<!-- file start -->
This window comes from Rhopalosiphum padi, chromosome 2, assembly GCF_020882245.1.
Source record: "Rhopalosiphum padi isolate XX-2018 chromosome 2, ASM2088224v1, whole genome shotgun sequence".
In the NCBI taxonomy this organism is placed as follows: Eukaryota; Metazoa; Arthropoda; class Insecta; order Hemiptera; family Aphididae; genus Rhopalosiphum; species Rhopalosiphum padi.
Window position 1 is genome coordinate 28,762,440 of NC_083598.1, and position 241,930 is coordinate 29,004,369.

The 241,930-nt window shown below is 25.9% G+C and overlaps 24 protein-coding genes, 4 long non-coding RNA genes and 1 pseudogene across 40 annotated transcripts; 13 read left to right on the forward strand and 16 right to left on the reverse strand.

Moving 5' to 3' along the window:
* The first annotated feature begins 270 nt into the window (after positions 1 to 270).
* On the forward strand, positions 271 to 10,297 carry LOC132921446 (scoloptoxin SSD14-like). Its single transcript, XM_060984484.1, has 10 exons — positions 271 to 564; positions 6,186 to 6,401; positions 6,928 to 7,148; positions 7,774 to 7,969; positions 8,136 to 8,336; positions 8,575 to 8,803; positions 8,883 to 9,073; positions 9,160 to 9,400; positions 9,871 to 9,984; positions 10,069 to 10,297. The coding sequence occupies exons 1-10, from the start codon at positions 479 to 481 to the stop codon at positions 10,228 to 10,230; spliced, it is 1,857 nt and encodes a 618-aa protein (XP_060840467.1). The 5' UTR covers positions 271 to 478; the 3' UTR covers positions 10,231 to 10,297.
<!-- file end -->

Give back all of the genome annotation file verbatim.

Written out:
This window comes from Rhopalosiphum padi, chromosome 2, assembly GCF_020882245.1.
Source record: "Rhopalosiphum padi isolate XX-2018 chromosome 2, ASM2088224v1, whole genome shotgun sequence".
In the NCBI taxonomy this organism is placed as follows: Eukaryota; Metazoa; Arthropoda; class Insecta; order Hemiptera; family Aphididae; genus Rhopalosiphum; species Rhopalosiphum padi.
Window position 1 is genome coordinate 28,762,440 of NC_083598.1, and position 241,930 is coordinate 29,004,369.

The 241,930-nt window shown below is 25.9% G+C and overlaps 24 protein-coding genes, 4 long non-coding RNA genes and 1 pseudogene across 40 annotated transcripts; 13 read left to right on the forward strand and 16 right to left on the reverse strand.

Moving 5' to 3' along the window:
* The first annotated feature begins 270 nt into the window (after positions 1 to 270).
* On the forward strand, positions 271 to 10,297 carry LOC132921446 (scoloptoxin SSD14-like). Its single transcript, XM_060984484.1, has 10 exons — positions 271 to 564; positions 6,186 to 6,401; positions 6,928 to 7,148; positions 7,774 to 7,969; positions 8,136 to 8,336; positions 8,575 to 8,803; positions 8,883 to 9,073; positions 9,160 to 9,400; positions 9,871 to 9,984; positions 10,069 to 10,297. The coding sequence occupies exons 1-10, from the start codon at positions 479 to 481 to the stop codon at positions 10,228 to 10,230; spliced, it is 1,857 nt and encodes a 618-aa protein (XP_060840467.1). The 5' UTR covers positions 271 to 478; the 3' UTR covers positions 10,231 to 10,297.